"I loved reading your analysis about what people need for coping. I learned a lot from your post about how to think about what I need and how to tell people.
"Also, I am always receiving emails from people who want to know how to succeed at work with Asperger's, and I think I will send them to your site -- I love the niche you've carved out for yourself."
- Penelope Trunk, Brazen Careerist founder, entrepreneur and fellow Aspie
Besides autism itself, people may have any of a variety of related disorders:
- Asperger Syndrome (AS)
- High-Functioning Autism (HFA)
- Nonverbal Learning Disorder (NLD)
- Semantic Pragmatic Disorder (SPD)
- Pervasive Developmental Disorder - Not Otherwise Specified (PDD-NOS)
Please keep in mind that not only do the various disorders have their own features and definitions, but also each individual is different. As the saying goes - once you've met one Aspie...you've met one Aspie.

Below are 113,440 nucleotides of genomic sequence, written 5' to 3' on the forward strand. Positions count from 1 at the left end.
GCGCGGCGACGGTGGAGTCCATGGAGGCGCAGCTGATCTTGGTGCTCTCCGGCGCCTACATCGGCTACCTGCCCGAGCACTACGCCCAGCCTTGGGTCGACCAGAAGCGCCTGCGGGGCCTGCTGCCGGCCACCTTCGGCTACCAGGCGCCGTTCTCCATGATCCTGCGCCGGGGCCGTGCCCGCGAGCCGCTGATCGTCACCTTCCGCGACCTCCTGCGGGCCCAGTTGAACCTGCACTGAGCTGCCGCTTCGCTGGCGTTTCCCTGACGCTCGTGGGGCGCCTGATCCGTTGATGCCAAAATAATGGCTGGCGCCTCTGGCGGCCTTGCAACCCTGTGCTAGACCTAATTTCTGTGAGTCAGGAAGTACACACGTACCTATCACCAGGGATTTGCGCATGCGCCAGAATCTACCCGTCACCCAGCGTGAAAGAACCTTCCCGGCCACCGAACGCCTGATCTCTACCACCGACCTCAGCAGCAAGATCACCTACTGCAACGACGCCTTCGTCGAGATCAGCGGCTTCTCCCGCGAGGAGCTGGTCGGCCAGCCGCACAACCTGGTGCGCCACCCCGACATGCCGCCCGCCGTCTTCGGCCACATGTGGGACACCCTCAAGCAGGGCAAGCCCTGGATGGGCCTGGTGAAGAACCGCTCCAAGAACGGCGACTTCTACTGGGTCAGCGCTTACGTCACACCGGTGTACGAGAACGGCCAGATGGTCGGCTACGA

That said, the autism spectrum is defined by several basic characteristics:
- Rigidity of thought and action. People on the spectrum have difficulty adjusting to change, especially on short notice and detailed understanding of the change.
- Difficulty in understanding and using communications that are not literal: euphemisms, figures of speech, sarcasm, understatements, tones of voice, gestures, body language and similar cues.
- Tendency to communicate in ways that appear blunt and abrupt to others.
- Pedantic forms of communication - "Little Professor": May launch discussions of esoteric topics, or unusual aspects of common topics (eg, the pattern of collection times at mailboxes throughout the city), often with little or no apparent recognition of the other person's lack of interest. May use arcane or specialized terms when simple ones will do. May appear to others to "split hairs" by focusing on obscure or (regarded by others as) unimportant points. May appear to others to be purely "showing off".
- Desire for solitude: Even though one may want to socialize and make friends, once an Aspie discovers (usually in childhood or early adolescence) that people tend not to like him/her - and on the other hand s/he doesn't understand why - the Aspie prefers being alone to being with people who confuse and even bully him/her.
Last updated: July 29, 2013